It may be true that inspiration is about 80% solitary graft, day in day out, and that most inspiration comes from a regular routine rather than “lightbulb moments”, but the lockdown has, for many of us, caused a massive rupture in our routine. Musicians, for example, are not able to attend rehearsals, where regular interactions with colleagues fuel creativity – and if there’s one truism about creativity, it is that one must “feed the muse”. Interactions and experiences are the staple diet of the Muse, and the richer our experience, the better fed and healthy the Muse will be. For the musician, experiences are not only musical ones (listening to music, going to concerts, collaborating with other musicians), but life experiences in general – relationships, travel, sights and smells, interactions with others, events large and small. Unfortunately, almost all of these experiences are impossible at present, and this physical confinement can seriously limit the imagination.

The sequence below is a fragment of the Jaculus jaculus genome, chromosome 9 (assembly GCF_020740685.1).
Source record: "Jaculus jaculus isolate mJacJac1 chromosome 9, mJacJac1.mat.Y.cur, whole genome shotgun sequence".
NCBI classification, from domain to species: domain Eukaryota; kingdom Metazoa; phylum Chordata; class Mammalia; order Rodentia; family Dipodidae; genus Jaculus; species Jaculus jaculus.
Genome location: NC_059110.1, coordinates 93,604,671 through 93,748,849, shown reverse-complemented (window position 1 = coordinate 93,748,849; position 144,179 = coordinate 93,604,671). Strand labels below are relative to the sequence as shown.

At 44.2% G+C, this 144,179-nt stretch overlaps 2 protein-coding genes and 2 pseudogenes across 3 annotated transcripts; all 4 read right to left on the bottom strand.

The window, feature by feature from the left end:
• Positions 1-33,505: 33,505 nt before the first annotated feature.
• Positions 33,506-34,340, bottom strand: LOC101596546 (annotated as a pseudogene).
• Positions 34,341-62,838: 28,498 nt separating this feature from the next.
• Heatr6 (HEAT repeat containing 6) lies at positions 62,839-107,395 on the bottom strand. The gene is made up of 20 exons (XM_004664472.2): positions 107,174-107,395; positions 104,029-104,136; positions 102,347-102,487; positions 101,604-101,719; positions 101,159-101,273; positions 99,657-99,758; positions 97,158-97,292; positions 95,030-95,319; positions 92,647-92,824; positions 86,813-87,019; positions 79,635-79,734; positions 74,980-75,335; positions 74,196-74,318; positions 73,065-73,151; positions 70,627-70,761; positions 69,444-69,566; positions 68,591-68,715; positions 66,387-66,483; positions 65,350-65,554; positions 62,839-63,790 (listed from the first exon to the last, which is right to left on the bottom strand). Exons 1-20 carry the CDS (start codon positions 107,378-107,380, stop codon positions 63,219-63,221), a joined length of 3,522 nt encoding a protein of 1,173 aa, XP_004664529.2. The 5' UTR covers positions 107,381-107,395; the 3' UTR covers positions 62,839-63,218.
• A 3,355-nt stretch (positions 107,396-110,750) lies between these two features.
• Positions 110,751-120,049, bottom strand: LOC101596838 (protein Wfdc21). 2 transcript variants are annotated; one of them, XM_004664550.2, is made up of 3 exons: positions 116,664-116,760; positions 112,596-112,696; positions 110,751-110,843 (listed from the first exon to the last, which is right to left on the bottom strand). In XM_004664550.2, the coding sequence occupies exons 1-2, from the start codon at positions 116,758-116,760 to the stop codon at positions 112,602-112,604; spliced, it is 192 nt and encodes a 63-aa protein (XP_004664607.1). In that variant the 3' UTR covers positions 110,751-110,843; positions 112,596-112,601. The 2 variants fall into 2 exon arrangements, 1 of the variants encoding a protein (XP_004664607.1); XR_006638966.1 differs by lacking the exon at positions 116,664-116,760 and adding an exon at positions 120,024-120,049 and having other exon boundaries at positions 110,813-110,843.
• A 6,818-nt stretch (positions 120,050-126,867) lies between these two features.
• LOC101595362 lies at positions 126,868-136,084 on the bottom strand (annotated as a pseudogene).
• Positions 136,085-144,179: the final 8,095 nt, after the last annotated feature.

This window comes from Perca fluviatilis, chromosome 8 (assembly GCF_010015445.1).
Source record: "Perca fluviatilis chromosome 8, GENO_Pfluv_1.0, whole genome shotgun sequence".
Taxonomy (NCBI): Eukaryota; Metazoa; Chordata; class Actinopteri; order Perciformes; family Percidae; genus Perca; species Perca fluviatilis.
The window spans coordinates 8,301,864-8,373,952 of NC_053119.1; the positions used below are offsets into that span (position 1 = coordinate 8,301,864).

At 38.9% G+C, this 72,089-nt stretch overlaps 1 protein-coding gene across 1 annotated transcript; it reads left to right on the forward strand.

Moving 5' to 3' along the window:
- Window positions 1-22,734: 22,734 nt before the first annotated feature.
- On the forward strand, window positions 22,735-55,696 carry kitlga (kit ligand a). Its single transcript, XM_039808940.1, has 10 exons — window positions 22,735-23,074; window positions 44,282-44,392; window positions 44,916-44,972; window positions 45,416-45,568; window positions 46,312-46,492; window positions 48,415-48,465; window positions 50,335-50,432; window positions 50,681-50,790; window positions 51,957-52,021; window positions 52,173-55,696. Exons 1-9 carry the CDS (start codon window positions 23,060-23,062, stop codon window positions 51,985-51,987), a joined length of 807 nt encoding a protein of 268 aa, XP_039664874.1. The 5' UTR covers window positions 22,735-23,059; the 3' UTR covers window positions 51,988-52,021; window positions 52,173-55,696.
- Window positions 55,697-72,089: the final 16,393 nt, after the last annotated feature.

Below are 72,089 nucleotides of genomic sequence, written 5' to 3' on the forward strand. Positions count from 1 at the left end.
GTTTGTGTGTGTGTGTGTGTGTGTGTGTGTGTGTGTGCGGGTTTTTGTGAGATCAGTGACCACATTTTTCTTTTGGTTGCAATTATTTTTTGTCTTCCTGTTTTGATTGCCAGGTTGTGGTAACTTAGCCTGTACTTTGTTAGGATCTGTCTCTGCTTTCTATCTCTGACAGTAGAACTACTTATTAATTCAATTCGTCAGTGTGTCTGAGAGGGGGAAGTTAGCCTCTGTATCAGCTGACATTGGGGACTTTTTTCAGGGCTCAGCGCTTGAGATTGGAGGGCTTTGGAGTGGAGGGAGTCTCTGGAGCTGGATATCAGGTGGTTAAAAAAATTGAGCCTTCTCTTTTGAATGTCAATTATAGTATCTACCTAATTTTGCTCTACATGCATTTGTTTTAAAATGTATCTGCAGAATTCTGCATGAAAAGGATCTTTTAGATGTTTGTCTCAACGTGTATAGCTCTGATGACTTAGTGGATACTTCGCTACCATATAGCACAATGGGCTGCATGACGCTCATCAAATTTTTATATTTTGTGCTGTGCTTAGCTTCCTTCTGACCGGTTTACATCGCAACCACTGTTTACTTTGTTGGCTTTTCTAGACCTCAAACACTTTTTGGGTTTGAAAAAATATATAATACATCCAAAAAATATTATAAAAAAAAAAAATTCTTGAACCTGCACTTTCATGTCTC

Another important factor is motivation. Several musician friends have commented to me that without the focus of concerts to prepare for, they see little point in practising. And without regular practising or rehearsals, one slips out of a daily routine, leaving one feeling disoriented, out of sorts, and in some instances, depressed.

In addition, music, art, words need an audience – and this is what I think David Byrne means in his quote at the head of this article. The arts and creativity cannot really thrive in isolation: the musician needs the performance to work towards, the artist the exhibition, the writer the deadline. This is not attention-seeking but rather a significant motivator, and more fuel for the muse.